Ailments of the oesophagus

Well, dear readers, last week we concluded the huge topic associated with the ailments of the oral cavity. The next step must logically be dealing with that structure which represents the continuum of the oral cavity, and which can become sick from time to time. I am referring to the oesophagus. The oesophagus is that tube which connects the oral cavity with the stomach.

pet cornerLet’s now look at those problems that can occur with the oesophagus. I will rely on texts prepared by Drs Carlson and Giffin who have the knack to simplify even the most complex problems.

Foreign body in the oesophagus

When a dog suddenly becomes distressed, drools and slobbers, swallows painfully or regurgitates food and water, one should suspect a foreign body lodged in the esophagus. Frequently it is a chicken bone splinter or a fish bone.

A history of regurgitation and difficulty swallowing for several days or longer does not rule out the presence of a foreign body.


First of all, this is a matter for your veterinarian. He/she would probably try to insert a thin tube into the oesophagus (via the mouth) into the stomach. Almost surely, your vet will request that an x-ray picture be taken of that area.

If something is stuck in the oesophagus, removal requires a special instrument called an endoscope.

The animal is given an anaesthetic, after which the endoscope is passed through the mouth and directed into the oesophagus. The object is visualized through the endoscope and removed with a long forceps.

Perforations and injuries to the wall of the oesophagus can occur. Treatment involves surgery in some cases.


A stricture is a circular scar which follows an injury to the wall of the oesophagus. Common causes are foreign bodies, caustic liquids, and reflux of stomach acid into the lower oesophagus. Acid reflux can occur when a dog is under anaesthesia.


Most strictures can be treated by stretching (dilatation). Following dilatation, some dogs swallow normally. Others don’t; the oesophagus above the strictured segment remains enlarged, capable only of weak contractions. These dogs may need surgical removal of the strictured segment.

When a dog has a chronic stricture, overloading the oesophagus with large meals aggravates the problem. It is then necessary to feed several small, semi-solid (preferably liquid) meals a day.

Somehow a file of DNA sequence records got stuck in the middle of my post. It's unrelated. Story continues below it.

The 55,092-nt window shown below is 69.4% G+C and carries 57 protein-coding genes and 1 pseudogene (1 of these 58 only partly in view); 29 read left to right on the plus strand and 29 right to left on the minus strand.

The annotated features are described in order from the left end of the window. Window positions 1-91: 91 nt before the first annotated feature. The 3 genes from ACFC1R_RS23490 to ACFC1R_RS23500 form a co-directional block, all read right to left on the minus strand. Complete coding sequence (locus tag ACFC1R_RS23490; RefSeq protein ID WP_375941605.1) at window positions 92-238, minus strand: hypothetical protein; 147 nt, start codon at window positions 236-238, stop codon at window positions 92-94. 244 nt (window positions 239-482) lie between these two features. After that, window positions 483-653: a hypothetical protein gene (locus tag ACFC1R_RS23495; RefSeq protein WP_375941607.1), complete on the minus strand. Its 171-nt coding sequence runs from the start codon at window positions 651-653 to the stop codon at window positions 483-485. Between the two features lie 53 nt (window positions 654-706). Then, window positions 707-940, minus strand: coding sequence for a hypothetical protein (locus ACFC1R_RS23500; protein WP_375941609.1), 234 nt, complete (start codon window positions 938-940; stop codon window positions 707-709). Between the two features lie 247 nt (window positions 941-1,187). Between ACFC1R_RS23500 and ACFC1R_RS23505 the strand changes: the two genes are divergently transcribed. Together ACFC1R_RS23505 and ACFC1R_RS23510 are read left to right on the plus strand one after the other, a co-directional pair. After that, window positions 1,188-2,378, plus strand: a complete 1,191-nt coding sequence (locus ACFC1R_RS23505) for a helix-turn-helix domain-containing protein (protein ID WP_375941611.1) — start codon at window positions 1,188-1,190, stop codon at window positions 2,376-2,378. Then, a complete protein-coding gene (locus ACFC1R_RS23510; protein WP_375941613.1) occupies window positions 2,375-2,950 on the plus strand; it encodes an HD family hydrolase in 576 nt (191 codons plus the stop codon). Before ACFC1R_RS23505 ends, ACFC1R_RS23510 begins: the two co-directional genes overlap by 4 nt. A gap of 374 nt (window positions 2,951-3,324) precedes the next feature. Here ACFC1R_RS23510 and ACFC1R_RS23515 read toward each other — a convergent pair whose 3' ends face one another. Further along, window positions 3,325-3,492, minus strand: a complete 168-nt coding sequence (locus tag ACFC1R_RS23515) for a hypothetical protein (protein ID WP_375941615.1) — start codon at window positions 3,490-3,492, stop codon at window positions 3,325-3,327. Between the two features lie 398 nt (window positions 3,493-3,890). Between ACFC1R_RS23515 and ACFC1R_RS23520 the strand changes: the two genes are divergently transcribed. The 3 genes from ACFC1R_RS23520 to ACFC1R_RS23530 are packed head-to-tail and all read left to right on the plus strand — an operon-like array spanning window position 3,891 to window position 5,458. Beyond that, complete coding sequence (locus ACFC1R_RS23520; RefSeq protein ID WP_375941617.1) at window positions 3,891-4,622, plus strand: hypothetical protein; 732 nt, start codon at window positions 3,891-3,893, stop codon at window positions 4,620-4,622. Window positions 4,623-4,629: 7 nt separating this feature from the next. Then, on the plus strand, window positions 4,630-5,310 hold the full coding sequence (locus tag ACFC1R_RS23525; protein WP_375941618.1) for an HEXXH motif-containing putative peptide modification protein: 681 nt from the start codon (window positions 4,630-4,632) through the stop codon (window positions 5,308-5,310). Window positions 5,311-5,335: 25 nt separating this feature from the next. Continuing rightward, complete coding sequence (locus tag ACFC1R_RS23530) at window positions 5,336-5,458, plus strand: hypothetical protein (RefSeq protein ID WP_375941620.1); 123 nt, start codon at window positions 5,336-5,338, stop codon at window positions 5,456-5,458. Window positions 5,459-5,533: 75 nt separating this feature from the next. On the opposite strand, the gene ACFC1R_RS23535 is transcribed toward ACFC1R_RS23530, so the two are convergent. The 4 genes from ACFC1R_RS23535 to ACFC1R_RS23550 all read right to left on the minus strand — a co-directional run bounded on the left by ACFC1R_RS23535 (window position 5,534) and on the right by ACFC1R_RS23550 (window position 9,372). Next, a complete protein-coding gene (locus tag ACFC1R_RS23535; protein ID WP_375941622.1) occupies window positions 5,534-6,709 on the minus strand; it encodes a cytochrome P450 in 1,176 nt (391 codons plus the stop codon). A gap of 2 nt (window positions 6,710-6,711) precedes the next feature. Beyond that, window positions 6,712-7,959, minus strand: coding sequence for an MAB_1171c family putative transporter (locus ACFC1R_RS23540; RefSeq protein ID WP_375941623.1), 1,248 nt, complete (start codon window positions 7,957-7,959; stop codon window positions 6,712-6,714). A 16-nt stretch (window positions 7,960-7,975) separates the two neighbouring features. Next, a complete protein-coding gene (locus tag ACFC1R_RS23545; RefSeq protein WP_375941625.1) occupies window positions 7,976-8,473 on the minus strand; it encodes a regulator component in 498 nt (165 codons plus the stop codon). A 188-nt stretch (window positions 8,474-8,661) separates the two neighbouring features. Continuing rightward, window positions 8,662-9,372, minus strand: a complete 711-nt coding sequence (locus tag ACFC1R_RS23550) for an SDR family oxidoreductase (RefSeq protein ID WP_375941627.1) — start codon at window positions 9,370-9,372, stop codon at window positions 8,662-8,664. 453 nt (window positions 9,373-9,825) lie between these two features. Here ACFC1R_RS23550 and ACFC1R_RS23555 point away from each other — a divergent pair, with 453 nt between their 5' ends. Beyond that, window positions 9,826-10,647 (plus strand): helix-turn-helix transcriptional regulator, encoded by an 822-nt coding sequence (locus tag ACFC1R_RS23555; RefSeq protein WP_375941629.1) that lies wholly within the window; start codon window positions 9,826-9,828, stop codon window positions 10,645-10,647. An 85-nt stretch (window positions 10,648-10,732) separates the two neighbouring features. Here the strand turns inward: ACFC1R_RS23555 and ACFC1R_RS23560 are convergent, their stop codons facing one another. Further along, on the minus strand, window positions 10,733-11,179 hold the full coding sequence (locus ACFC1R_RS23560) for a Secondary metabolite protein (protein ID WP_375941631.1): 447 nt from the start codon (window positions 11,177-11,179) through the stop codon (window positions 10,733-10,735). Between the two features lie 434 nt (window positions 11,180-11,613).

Tumours in the oesophagus are not common, but when present usually are malignant. Growths in the oesophagus caused by a worm (spirocerca lupi) do occur, but this is rare.


I have mentioned the word regurgitation. Regurgitation is technically not the same as vomiting, although one often uses these two words as synonyms. Next week I will spend a lot of time on the topic of vomiting. However, it seems apt at this point (since we are discussing ailments of the oesophagus) to explain the features of regurgitation.

A dog which regurgitates his food is suffering from blockage of the swallowing tube (oesophagus). Regurgitation is the expulsion of undigested food without conscious effort. When regurgitation comes on suddenly, you should suspect a foreign body. When it occurs from time to time, but seems to be getting worse, it can still be due to a foreign body, as some objects cause a partial blockage which can persist for days.

If your dog regurgitates immediately after he takes a bite or two of food, the blockage probably is high in his oesophagus.

Food regurgitated into the nose could lead to an infection of the nasal passages, and subsequently to a nasal discharge. Food regurgitated into the windpipe could cause bouts of pneumonia.

Chronic regurgitation usually is due to tumours, strictures and congenital problems.

Long live worker solidarity!

Please implement disease preventative measures (vaccinations, routine dewormings, monthly anti-Heartworm medication, etc) and adopt-a-pet from the GSPCA’s Animal Clinic and Shelter at Robb Street and Orange Walk, if you have the wherewithal to care well for the animals.  Do not stray your unwanted pets, take them to the GSPCA’s Clinic and Shelter instead. If you do not wish your pet to have puppies or kittens, you may exploit the GSPCA’s free spay and neutering programme. If you see anyone being cruel to an animal, or if you need any technical information, please get in touch with the Clinic and Shelter by calling 226-4237.


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